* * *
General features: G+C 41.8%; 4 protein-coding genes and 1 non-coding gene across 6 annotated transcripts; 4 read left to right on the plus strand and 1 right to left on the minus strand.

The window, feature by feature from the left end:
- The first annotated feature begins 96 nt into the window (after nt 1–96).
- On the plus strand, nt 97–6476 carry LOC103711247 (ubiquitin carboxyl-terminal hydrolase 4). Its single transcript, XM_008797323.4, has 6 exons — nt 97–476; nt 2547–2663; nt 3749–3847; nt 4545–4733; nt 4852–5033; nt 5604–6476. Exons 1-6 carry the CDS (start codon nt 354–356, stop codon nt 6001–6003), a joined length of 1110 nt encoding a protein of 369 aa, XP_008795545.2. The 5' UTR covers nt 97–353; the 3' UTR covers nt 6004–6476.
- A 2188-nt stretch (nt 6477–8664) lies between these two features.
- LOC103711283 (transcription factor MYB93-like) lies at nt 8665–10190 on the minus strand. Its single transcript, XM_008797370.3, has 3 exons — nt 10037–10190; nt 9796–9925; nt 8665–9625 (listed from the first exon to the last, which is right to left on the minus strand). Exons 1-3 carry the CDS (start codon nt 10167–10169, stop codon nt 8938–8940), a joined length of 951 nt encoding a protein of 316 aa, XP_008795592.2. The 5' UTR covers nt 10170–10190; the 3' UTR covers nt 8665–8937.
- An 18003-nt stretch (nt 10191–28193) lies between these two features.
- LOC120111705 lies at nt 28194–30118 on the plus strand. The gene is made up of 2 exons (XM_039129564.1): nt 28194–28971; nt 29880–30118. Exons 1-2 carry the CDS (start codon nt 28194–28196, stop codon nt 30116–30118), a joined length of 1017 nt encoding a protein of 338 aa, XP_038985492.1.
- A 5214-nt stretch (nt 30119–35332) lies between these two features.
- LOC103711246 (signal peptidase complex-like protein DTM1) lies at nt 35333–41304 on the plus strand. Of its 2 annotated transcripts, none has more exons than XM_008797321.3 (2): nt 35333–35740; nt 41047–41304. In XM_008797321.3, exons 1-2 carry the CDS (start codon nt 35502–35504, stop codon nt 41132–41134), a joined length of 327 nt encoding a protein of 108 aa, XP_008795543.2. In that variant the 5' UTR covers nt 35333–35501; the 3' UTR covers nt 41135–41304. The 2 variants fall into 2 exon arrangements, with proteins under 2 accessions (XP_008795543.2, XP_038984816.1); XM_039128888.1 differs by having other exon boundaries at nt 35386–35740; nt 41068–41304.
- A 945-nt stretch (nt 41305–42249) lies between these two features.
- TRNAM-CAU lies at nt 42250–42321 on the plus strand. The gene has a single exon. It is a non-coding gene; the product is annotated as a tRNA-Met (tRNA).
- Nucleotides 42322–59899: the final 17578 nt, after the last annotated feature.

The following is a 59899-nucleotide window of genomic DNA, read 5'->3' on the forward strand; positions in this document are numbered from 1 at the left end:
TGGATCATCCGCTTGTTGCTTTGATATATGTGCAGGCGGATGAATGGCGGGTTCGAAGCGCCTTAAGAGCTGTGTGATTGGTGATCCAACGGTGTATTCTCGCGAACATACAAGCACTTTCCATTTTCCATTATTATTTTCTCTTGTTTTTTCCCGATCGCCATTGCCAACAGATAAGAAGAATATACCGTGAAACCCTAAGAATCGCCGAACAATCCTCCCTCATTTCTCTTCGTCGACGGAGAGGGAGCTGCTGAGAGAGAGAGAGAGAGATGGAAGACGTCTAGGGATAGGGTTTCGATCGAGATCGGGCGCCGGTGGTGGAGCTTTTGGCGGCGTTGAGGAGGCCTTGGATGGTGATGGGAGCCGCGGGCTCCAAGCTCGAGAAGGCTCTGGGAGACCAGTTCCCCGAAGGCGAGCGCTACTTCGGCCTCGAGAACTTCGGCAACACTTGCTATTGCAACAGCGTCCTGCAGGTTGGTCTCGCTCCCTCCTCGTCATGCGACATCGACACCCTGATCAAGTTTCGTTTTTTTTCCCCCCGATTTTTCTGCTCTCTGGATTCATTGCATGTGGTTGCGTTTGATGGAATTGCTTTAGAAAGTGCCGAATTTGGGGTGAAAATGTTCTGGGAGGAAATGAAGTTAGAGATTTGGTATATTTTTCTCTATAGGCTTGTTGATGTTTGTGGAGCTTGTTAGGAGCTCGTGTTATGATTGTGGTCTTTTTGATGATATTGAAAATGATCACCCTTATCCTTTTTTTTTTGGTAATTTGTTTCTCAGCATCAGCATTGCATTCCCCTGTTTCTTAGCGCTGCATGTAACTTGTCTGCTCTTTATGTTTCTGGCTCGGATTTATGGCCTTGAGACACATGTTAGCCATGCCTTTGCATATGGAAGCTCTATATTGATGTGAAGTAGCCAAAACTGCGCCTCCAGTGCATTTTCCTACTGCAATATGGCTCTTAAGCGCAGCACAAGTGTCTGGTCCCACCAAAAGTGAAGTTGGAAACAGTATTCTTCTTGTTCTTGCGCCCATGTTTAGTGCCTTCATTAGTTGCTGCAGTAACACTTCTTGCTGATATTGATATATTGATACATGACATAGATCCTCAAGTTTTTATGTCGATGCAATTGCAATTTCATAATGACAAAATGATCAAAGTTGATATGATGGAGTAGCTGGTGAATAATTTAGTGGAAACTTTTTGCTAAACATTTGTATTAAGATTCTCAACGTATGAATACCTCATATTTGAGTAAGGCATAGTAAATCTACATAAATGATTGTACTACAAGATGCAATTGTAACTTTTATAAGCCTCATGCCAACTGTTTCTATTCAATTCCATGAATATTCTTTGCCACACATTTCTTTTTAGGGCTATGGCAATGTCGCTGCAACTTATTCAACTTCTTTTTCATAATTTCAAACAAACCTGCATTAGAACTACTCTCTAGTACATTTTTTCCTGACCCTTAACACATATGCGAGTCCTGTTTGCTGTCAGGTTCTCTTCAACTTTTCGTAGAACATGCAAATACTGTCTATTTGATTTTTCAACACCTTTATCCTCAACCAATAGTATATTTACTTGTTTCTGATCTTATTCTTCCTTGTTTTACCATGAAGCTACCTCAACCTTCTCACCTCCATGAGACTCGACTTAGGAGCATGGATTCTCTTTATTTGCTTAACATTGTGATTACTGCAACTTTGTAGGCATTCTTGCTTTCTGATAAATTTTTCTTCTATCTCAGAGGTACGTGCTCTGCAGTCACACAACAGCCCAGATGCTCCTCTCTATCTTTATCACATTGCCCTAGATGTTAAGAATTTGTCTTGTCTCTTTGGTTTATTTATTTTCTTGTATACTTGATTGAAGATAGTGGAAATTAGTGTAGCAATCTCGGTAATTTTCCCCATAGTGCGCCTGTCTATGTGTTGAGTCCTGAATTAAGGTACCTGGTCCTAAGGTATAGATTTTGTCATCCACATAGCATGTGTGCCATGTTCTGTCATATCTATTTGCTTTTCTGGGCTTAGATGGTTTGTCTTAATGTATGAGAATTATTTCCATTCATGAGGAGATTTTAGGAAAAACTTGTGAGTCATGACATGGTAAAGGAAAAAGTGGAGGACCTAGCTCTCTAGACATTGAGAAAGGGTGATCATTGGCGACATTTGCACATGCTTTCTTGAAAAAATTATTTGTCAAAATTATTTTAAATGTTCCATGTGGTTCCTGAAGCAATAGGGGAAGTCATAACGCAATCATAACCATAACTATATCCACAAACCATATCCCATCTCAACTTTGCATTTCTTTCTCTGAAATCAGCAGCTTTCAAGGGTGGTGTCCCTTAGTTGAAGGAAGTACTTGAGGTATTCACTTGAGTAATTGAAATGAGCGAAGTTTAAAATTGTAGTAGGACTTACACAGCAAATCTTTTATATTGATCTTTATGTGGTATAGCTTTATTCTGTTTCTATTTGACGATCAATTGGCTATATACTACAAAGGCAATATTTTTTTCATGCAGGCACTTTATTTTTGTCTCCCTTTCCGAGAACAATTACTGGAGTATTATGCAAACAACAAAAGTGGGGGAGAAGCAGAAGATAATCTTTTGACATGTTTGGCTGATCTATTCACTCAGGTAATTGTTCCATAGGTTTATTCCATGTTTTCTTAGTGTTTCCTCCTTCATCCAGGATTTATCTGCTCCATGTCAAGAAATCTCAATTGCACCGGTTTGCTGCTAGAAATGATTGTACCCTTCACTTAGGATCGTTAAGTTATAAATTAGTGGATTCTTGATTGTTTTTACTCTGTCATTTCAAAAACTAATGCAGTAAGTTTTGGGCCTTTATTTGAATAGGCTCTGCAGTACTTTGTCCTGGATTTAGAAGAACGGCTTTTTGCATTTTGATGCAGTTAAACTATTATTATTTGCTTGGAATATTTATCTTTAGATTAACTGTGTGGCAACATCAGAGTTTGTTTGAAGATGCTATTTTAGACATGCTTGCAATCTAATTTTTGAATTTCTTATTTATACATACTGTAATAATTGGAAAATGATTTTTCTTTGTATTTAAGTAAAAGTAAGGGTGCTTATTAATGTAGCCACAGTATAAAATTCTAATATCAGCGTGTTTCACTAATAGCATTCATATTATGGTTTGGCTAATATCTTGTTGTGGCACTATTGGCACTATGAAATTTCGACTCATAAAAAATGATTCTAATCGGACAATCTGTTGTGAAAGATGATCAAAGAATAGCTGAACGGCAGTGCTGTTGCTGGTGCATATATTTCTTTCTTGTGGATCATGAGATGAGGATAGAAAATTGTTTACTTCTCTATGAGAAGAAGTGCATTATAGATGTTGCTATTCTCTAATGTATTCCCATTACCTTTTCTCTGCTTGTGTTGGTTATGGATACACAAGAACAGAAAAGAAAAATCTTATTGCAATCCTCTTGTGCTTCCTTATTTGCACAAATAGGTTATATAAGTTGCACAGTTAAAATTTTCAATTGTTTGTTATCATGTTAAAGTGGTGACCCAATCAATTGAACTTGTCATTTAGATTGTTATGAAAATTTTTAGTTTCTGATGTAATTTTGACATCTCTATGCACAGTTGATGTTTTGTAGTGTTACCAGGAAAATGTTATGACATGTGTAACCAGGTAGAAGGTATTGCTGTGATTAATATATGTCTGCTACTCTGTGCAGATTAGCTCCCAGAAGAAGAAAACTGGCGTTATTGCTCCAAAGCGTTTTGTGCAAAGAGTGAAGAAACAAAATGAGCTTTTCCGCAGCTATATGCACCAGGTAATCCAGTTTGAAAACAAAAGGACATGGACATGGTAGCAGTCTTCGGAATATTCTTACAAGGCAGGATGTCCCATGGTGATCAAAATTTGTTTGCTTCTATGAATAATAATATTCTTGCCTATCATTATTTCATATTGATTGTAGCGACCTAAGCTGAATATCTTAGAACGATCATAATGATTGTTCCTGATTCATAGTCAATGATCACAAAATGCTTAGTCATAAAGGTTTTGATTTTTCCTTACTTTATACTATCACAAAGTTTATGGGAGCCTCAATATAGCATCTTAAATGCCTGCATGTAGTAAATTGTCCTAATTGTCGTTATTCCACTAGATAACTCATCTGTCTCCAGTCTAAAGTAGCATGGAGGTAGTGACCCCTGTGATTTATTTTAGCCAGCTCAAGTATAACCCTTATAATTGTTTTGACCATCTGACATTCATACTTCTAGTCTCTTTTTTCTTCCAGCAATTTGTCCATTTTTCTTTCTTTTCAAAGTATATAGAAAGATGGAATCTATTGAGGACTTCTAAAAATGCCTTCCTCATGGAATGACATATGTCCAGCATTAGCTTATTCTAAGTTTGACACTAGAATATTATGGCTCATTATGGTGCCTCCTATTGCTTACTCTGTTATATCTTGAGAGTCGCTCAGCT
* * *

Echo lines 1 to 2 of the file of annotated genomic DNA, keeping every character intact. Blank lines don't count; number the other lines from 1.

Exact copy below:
General features: G+C 41.8%; 4 protein-coding genes and 1 non-coding gene across 6 annotated transcripts; 4 read left to right on the plus strand and 1 right to left on the minus strand.

The window, feature by feature from the left end: